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Missing Persons and Unidentified Remains Act of 2019

Floor Speech

Date: Dec. 16, 2020
Location: Washington, DC

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Ms. SCANLON. Mr. Speaker, I move to suspend the rules and pass the bill (S. 2174) to expand the grants authorized under Jennifer's Law and Kristen's Act to include processing of unidentified remains, resolving missing persons cases, and for other purposes, as amended.

The Clerk read the title of the bill.

The text of the bill is as follows: S. 2174

Be it enacted by the Senate and House of Representatives of the United States of America in Congress assembled, SECTION 1. SHORT TITLE.

This Act may be cited as the ``Missing Persons and Unidentified Remains Act of 2019''. SEC. 2. USE OF GRANT FUNDS.

(a) Jennifer's Law.--Jennifer's Law (34 U.S.C. 40501 et seq.) is amended--

(1) by striking section 202 (34 U.S.C. 40501) and inserting the following: ``SEC. 202. PROGRAM AUTHORIZED.

``(a) In General.--

``(1) Grants authorized.--The Attorney General may award grants to eligible entities described in paragraph (2) to enable the eligible entities to improve the transportation, processing, identification, and reporting of missing persons and unidentified remains, including migrants.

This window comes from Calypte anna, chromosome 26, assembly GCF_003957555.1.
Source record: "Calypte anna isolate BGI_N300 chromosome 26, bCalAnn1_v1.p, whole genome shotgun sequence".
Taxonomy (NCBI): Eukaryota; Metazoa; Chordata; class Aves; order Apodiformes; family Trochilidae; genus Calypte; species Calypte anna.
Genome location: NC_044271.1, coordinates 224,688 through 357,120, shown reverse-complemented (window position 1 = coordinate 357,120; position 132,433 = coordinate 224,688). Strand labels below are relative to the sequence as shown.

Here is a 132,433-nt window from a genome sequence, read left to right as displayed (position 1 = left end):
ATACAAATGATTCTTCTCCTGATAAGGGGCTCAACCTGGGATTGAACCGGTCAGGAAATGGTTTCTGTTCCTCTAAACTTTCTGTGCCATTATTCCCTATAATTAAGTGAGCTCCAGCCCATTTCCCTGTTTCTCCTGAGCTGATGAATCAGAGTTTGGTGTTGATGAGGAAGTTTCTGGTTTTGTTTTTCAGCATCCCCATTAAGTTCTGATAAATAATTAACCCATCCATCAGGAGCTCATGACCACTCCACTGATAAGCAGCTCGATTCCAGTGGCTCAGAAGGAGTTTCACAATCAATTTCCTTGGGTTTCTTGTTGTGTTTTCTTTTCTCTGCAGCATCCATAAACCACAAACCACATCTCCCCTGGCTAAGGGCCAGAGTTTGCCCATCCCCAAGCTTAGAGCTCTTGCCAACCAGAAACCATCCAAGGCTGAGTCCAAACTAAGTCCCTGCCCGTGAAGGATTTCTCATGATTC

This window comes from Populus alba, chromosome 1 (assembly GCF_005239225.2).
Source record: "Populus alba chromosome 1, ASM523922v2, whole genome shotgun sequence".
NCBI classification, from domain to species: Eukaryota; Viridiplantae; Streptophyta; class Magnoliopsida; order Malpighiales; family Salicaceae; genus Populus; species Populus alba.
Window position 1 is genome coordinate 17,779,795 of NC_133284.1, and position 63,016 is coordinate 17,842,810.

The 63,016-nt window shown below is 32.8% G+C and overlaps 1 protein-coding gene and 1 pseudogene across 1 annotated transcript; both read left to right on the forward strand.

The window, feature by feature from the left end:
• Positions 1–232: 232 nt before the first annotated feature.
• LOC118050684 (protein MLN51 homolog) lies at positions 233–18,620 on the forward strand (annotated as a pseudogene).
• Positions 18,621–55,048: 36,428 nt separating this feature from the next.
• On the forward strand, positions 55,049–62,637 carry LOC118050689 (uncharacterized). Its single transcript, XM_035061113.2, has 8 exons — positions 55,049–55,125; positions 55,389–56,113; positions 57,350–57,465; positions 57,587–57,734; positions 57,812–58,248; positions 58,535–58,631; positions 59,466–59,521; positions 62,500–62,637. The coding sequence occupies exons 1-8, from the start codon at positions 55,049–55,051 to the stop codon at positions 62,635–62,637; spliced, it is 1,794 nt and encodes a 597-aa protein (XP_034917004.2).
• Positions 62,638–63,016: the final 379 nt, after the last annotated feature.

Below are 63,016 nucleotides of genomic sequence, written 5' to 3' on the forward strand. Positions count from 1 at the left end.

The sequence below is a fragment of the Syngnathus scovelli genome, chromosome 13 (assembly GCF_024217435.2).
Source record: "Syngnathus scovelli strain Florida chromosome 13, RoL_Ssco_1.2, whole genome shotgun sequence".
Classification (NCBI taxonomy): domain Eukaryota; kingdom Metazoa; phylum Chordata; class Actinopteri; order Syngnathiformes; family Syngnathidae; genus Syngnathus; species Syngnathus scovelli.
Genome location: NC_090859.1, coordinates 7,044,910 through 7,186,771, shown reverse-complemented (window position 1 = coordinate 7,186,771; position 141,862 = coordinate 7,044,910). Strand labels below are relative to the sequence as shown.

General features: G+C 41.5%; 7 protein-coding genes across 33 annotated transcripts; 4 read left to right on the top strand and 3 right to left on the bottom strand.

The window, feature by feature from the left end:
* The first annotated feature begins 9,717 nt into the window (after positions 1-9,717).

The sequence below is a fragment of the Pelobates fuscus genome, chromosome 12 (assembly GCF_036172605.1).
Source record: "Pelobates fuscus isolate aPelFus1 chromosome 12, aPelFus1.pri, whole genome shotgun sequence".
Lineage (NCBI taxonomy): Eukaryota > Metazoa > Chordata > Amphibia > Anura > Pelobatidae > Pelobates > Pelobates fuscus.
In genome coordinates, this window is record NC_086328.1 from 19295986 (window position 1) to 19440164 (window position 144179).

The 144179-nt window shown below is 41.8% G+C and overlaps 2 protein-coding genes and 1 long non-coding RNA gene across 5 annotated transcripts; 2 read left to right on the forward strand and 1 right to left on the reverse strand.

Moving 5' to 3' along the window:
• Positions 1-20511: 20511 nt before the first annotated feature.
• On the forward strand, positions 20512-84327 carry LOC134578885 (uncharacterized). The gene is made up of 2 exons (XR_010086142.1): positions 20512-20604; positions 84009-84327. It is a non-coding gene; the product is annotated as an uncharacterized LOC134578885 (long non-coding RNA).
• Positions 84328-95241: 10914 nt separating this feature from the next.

``(2) Eligible entities.--Eligible entities described in this paragraph are the following:

``(A) States and units of local government.

``(B) Accredited, publicly funded, Combined DNA Index System (commonly known as `CODIS') forensic laboratories, which demonstrate the grant funds will be used for DNA typing and uploading biological family DNA reference samples, including samples from foreign nationals, into CODIS, subject to the protocols for inclusion of such forensic DNA profiles into CODIS, and the privacy protections required under section 203(c).

``(C) Medical examiners offices.

``(D) Accredited, publicly funded toxicology laboratories.

``(E) Accredited, publicly funded crime laboratories.

``(F) Publicly funded university forensic anthropology laboratories.

``(G) Nonprofit organizations that have working collaborative agreements with State and county forensic offices, including medical examiners, coroners, and justices of the peace, for entry of data into CODIS or the National Missing and Unidentified Persons System (commonly known as `NamUs'), or both.'';

(2) in section 203 (34 U.S.C. 40502)--

(A) in subsection (a), by striking ``a State'' and inserting ``an entity described in section 202'';

(B) in subsection (b)--

(i) in the matter preceding paragraph (1), by striking ``State'' and inserting ``applicant'';

(ii) by striking paragraph (1) and inserting the following: